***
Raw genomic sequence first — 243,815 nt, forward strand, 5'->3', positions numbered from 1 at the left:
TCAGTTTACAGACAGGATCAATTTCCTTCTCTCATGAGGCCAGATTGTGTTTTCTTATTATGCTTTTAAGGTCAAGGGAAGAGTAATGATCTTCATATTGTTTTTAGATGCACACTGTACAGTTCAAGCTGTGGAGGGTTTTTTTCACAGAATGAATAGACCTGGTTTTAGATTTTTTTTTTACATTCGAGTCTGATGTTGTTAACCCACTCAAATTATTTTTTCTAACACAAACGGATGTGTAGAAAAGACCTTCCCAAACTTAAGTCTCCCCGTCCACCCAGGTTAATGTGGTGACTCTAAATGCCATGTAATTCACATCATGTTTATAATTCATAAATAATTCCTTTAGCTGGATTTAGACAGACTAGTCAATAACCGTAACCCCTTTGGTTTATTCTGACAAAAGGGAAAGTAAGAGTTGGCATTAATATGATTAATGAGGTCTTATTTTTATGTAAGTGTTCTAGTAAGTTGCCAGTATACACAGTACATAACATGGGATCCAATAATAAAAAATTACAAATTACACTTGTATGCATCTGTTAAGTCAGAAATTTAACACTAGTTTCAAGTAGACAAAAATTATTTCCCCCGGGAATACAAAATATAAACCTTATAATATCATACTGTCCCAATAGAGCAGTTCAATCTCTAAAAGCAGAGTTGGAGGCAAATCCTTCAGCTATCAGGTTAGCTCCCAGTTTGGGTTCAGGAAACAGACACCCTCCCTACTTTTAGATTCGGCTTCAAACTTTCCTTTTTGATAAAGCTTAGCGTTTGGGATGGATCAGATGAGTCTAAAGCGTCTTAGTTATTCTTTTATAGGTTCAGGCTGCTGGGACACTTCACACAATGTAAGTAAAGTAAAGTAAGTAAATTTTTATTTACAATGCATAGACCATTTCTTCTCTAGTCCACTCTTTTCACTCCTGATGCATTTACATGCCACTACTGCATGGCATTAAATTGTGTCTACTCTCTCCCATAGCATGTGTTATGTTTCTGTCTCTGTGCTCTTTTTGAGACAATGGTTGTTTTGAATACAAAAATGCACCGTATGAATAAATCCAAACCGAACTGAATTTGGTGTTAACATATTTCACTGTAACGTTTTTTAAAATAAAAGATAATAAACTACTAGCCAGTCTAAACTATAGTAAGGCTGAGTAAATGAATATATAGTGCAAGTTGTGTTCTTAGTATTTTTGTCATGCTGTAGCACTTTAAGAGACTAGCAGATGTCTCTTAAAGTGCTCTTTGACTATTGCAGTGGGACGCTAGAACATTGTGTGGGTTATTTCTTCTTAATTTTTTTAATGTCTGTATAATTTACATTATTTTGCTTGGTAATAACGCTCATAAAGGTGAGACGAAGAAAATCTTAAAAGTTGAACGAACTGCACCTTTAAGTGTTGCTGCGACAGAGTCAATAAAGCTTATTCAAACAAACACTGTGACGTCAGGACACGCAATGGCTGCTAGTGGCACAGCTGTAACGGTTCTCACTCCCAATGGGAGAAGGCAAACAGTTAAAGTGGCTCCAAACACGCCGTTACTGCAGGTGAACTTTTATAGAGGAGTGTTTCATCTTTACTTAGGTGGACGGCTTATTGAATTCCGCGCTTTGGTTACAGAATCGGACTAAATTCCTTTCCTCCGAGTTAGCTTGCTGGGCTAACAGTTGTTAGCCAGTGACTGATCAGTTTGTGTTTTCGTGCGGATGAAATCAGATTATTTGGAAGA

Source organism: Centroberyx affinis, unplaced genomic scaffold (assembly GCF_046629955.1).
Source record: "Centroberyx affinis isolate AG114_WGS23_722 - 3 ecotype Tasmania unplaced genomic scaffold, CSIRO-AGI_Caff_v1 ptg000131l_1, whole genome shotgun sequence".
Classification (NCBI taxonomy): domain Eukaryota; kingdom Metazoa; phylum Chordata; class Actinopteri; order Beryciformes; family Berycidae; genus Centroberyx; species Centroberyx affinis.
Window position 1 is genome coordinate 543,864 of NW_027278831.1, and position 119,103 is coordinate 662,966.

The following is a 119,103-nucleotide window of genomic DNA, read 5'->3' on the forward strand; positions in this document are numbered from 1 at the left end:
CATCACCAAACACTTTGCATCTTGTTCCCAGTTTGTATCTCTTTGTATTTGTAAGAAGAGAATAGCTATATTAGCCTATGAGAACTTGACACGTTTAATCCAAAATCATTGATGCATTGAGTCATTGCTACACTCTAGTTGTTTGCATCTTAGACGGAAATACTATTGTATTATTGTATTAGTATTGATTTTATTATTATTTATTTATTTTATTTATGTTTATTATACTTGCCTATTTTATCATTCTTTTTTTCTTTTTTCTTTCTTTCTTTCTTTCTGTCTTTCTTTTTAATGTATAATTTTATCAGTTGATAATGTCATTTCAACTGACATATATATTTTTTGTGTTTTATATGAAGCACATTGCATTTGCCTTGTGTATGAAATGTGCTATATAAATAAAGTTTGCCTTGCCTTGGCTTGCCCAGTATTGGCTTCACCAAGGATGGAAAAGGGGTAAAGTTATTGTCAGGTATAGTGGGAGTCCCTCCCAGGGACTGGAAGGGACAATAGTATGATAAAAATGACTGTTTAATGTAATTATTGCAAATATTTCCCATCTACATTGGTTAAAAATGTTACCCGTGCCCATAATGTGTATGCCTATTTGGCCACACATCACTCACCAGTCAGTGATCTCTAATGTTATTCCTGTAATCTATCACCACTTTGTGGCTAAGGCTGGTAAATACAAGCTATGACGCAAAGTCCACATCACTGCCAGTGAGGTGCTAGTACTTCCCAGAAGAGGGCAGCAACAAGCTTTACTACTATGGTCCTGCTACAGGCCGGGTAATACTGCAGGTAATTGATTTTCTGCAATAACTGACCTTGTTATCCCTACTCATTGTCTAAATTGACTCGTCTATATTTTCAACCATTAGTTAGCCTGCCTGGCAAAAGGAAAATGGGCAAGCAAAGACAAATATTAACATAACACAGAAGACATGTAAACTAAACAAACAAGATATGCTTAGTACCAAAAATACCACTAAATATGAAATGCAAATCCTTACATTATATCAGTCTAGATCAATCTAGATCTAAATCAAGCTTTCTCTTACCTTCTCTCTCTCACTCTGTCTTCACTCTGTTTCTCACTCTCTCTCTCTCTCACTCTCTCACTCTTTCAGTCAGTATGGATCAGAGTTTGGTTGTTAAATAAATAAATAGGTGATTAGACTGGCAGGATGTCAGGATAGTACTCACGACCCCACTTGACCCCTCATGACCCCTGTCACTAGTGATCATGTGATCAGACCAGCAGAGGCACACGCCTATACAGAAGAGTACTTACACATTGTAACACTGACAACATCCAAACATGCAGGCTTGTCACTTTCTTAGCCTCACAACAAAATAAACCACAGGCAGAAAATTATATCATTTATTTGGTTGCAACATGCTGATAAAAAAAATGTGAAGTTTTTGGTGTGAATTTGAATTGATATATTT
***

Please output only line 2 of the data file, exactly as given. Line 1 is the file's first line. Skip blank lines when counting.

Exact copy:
TCAGTTTACAGACAGGATCAATTTCCTTCTCTCATGAGGCCAGATTGTGTTTTCTTATTATGCTTTTAAGGTCAAGGGAAGAGTAATGATCTTCATATTGTTTTTAGATGCACACTGTACAGTTCAAGCTGTGGAGGGTTTTTTTCACAGAATGAATAGACCTGGTTTTAGATTTTTTTTTTACATTCGAGTCTGATGTTGTTAACCCACTCAAATTATTTTTTCTAACACAAACGGATGTGTAGAAAAGACCTTCCCAAACTTAAGTCTCCCCGTCCACCCAGGTTAATGTGGTGACTCTAAATGCCATGTAATTCACATCATGTTTATAATTCATAAATAATTCCTTTAGCTGGATTTAGACAGACTAGTCAATAACCGTAACCCCTTTGGTTTATTCTGACAAAAGGGAAAGTAAGAGTTGGCATTAATATGATTAATGAGGTCTTATTTTTATGTAAGTGTTCTAGTAAGTTGCCAGTATACACAGTACATAACATGGGATCCAATAATAAAAAATTACAAATTACACTTGTATGCATCTGTTAAGTCAGAAATTTAACACTAGTTTCAAGTAGACAAAAATTATTTCCCCCGGGAATACAAAATATAAACCTTATAATATCATACTGTCCCAATAGAGCAGTTCAATCTCTAAAAGCAGAGTTGGAGGCAAATCCTTCAGCTATCAGGTTAGCTCCCAGTTTGGGTTCAGGAAACAGACACCCTCCCTACTTTTAGATTCGGCTTCAAACTTTCCTTTTTGATAAAGCTTAGCGTTTGGGATGGATCAGATGAGTCTAAAGCGTCTTAGTTATTCTTTTATAGGTTCAGGCTGCTGGGACACTTCACACAATGTAAGTAAAGTAAAGTAAGTAAATTTTTATTTACAATGCATAGACCATTTCTTCTCTAGTCCACTCTTTTCACTCCTGATGCATTTACATGCCACTACTGCATGGCATTAAATTGTGTCTACTCTCTCCCATAGCATGTGTTATGTTTCTGTCTCTGTGCTCTTTTTGAGACAATGGTTGTTTTGAATACAAAAATGCACCGTATGAATAAATCCAAACCGAACTGAATTTGGTGTTAACATATTTCACTGTAACGTTTTTTAAAATAAAAGATAATAAACTACTAGCCAGTCTAAACTATAGTAAGGCTGAGTAAATGAATATATAGTGCAAGTTGTGTTCTTAGTATTTTTGTCATGCTGTAGCACTTTAAGAGACTAGCAGATGTCTCTTAAAGTGCTCTTTGACTATTGCAGTGGGACGCTAGAACATTGTGTGGGTTATTTCTTCTTAATTTTTTTAATGTCTGTATAATTTACATTATTTTGCTTGGTAATAACGCTCATAAAGGTGAGACGAAGAAAATCTTAAAAGTTGAACGAACTGCACCTTTAAGTGTTGCTGCGACAGAGTCAATAAAGCTTATTCAAACAAACACTGTGACGTCAGGACACGCAATGGCTGCTAGTGGCACAGCTGTAACGGTTCTCACTCCCAATGGGAGAAGGCAAACAGTTAAAGTGGCTCCAAACACGCCGTTACTGCAGGTGAACTTTTATAGAGGAGTGTTTCATCTTTACTTAGGTGGACGGCTTATTGAATTCCGCGCTTTGGTTACAGAATCGGACTAAATTCCTTTCCTCCGAGTTAGCTTGCTGGGCTAACAGTTGTTAGCCAGTGACTGATCAGTTTGTGTTTTCGTGCGGATGAAATCAGATTATTTGGAAGA